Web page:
Plummeting coal use and peaking stockpiles
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Tallying up receipts after each Valentine's Day, subtle signals like champagne sales can signify the state of the economy. Now, however, it's time to consider a weightier, less romantic signal of economic and planetary health: coal stockpiles.

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Coal is piling higher even as it's mined less, from China to the United States and perhaps India. This stunning phenomenon provides massive indication that the Environmental Protection Agency's (EPA) Clean Power Plan targets may already be met, that Chinese industry may be slowing and greening, and that our planet will likely avert the worst-case and even middle-case scenarios of warming.

Like the caged canaries brought into mines to warn of unsafe levels of pollutants, coal stockpiles signal the state of the coal industry. Stockpiles in China slipped into the news with a below-the-fold, back-section, New Year's Eve article from China Daily USA. As an air-climate-energy scholar, I read its headline with the awe of a political historian reading "Dewey Beats Truman." "No new coal mines to be approved for three years to cut stockpiles," the headline told the few of us who bothered to notice.

To me, that headline was a jaw-dropping eyeopener. Our assumptions in climate science have been based upon energy and emissions forecasts from the Intergovernmental Panel on Climate Change (IPCC), International Energy Agency (IEA) and others, showing an inexorable rise in emissions unless dramatic mitigation is undertaken.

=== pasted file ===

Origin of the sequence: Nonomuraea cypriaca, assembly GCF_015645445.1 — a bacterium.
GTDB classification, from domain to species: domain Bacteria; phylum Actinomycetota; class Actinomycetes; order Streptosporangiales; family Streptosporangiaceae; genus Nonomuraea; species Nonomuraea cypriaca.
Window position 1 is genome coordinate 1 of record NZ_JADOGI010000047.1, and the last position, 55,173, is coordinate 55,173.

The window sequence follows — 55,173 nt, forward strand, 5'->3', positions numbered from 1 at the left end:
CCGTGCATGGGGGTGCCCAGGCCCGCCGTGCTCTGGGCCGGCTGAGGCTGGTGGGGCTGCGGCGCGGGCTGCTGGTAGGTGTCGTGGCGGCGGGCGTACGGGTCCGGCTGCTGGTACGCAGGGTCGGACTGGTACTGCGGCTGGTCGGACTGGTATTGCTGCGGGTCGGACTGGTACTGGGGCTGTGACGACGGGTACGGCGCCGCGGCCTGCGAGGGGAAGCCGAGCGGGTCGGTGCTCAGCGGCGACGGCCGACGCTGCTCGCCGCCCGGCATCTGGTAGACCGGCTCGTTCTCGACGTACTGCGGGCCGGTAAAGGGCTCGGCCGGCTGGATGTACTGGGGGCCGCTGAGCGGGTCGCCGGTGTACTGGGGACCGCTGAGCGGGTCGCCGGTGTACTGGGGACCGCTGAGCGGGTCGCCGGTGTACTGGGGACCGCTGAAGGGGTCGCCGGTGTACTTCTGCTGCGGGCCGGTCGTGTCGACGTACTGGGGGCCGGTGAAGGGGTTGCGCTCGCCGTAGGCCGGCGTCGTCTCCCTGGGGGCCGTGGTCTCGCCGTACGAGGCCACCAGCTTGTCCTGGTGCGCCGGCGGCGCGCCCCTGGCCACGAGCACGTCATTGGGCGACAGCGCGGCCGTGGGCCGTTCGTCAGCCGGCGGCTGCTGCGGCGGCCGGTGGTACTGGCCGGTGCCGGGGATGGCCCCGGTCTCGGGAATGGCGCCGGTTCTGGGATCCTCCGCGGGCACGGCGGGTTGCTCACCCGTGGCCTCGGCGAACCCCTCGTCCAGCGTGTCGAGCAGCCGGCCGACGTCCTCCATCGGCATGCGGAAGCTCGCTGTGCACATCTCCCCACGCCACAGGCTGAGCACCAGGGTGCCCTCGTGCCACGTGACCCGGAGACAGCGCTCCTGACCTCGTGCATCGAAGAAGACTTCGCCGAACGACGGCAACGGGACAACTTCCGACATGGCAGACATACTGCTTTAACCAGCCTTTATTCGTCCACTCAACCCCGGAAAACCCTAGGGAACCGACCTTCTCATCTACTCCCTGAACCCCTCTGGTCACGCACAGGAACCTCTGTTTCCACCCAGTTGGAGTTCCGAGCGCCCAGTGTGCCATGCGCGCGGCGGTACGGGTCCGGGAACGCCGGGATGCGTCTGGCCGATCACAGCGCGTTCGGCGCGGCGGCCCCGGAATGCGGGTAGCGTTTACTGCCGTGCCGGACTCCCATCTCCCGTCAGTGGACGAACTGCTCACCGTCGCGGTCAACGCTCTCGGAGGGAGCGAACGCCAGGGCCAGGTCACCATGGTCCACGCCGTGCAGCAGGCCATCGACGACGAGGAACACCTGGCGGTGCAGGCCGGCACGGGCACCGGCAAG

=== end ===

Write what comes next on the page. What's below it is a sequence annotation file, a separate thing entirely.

For the world's leading consumer of coal to be banning new mines to trim stockpiles speaks volumes. Together with India and smaller developing countries, China was expected to be an engine of growth for fossil fuels. Just in November 2015, news emerged that China had been exceeding its reported levels of coal burning for years.

Now China's coal use must be falling, not rising, and will soon fall more quickly. Confirmation of falling China coal use came with news from the Chinese news agency Xinhua, which reported plans to close 4,300 "outdated" mines. The mine closures will reduce China's coal production capacity by 700 million tonnes, from 5.7 billion.

The shuttered coal capacity in China nearly matches total U.S. coal production in 2015. The China National Coal Association reports domestic coal demand dropped 3 percent in 2014 and an estimated 4 percent in 2015. On a human scale, the mine closures will require China to redeploy 1 million workers in a three-year span, dwarfing U.S. employment in coal mining.

The diminishing role for coal extends far beyond China. The U.S. Department of the Interior mirrored China's three-year new mine ban with its own three-year moratorium on coal leases on federal lands. U.S. coal production fell another 10 percent in 2015 after peaking in 2009, yet weekly coal production data has recently fallen more than 30 percent below 2015 levels.